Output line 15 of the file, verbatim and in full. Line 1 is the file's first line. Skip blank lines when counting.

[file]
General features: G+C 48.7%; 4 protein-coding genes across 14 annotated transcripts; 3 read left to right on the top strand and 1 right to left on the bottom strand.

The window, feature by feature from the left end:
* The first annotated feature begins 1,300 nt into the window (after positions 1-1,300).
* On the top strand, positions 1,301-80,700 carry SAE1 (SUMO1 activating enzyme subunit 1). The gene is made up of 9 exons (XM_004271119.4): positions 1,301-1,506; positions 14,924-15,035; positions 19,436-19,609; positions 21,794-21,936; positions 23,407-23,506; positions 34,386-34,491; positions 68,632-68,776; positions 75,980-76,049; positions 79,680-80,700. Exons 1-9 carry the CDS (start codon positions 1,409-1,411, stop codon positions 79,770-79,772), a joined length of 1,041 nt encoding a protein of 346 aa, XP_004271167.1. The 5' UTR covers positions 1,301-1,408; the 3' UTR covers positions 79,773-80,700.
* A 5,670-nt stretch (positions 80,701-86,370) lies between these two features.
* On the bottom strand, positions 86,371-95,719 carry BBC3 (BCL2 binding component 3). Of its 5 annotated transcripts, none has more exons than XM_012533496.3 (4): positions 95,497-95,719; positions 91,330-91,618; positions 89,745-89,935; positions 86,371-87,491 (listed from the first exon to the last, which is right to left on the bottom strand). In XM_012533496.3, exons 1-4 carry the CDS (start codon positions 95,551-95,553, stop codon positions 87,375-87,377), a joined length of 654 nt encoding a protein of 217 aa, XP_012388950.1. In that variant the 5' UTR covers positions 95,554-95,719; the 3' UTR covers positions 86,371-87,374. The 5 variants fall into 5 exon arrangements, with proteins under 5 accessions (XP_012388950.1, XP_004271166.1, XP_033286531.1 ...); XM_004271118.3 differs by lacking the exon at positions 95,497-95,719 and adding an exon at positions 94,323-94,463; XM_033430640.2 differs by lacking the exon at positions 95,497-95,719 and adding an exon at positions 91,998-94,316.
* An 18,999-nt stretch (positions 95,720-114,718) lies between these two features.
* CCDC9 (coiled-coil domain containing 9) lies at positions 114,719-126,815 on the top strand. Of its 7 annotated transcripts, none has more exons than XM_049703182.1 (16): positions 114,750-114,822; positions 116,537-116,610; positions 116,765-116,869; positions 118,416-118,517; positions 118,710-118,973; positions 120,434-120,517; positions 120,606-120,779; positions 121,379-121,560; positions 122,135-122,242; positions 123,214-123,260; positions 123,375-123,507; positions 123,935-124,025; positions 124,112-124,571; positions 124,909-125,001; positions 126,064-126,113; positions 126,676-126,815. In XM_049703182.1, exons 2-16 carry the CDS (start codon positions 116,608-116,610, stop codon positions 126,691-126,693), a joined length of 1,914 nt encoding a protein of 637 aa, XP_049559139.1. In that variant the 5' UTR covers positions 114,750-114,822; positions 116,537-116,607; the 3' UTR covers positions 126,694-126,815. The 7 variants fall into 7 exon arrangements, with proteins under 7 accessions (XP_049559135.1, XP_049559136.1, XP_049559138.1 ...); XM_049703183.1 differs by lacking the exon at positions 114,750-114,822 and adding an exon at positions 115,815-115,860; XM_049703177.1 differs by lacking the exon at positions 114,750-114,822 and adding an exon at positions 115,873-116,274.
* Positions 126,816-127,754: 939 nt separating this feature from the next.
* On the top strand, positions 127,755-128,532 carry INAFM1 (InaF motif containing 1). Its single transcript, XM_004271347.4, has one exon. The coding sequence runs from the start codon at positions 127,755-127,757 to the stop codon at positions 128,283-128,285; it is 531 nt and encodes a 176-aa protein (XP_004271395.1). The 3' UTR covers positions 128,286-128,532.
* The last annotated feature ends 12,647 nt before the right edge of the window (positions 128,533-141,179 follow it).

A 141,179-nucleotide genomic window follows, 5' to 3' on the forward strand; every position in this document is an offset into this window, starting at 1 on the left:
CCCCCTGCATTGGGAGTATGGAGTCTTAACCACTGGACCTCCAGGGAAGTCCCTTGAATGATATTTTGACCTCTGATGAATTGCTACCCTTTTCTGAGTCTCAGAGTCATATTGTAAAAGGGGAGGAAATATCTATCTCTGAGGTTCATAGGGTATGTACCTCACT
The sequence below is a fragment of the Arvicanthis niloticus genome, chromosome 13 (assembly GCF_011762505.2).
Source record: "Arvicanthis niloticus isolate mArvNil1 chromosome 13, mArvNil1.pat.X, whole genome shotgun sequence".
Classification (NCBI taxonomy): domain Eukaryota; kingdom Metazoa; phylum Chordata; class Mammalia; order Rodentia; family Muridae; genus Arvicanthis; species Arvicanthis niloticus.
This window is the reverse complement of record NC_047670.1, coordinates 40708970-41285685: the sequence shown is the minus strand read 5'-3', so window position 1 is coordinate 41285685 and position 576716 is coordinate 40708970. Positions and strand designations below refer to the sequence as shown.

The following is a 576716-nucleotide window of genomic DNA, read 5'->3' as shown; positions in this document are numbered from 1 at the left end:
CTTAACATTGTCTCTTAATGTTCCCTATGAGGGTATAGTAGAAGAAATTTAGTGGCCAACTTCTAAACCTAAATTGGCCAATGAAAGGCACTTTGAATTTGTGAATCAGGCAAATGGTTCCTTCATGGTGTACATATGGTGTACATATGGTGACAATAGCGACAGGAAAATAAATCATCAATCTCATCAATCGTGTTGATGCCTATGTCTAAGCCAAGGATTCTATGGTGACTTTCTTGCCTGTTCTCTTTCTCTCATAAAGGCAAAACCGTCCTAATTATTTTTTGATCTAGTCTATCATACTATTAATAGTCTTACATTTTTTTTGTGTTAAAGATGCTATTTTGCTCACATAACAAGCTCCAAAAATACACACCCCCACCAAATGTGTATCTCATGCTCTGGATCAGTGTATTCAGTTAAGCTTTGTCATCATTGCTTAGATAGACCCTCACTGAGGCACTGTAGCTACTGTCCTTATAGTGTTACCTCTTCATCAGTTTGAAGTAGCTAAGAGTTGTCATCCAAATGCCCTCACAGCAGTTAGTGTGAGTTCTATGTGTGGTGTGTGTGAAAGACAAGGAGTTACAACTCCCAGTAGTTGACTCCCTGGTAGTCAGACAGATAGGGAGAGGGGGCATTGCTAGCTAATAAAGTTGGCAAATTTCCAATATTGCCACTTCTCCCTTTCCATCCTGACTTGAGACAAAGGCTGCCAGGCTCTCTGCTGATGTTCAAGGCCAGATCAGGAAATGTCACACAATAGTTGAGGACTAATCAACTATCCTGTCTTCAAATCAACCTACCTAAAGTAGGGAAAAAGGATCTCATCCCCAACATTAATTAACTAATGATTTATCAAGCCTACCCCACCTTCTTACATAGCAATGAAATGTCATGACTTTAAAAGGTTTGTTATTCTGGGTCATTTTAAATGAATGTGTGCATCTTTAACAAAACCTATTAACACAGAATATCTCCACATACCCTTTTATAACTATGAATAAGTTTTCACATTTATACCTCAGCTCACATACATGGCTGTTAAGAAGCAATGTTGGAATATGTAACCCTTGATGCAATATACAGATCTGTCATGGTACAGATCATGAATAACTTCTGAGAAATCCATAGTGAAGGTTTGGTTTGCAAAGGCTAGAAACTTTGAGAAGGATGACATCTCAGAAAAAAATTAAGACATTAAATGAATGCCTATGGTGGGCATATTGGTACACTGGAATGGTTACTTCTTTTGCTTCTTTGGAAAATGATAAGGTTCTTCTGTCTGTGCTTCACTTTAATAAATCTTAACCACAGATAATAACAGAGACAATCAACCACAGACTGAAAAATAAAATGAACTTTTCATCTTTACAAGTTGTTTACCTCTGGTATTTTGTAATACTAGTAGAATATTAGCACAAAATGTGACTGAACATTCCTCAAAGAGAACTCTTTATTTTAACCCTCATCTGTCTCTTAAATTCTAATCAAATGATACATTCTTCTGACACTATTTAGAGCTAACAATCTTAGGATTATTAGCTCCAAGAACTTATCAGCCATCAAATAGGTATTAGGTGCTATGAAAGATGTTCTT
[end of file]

Source record: "Arvicanthis niloticus isolate mArvNil1 chromosome 13, mArvNil1.pat.X, whole genome shotgun sequence".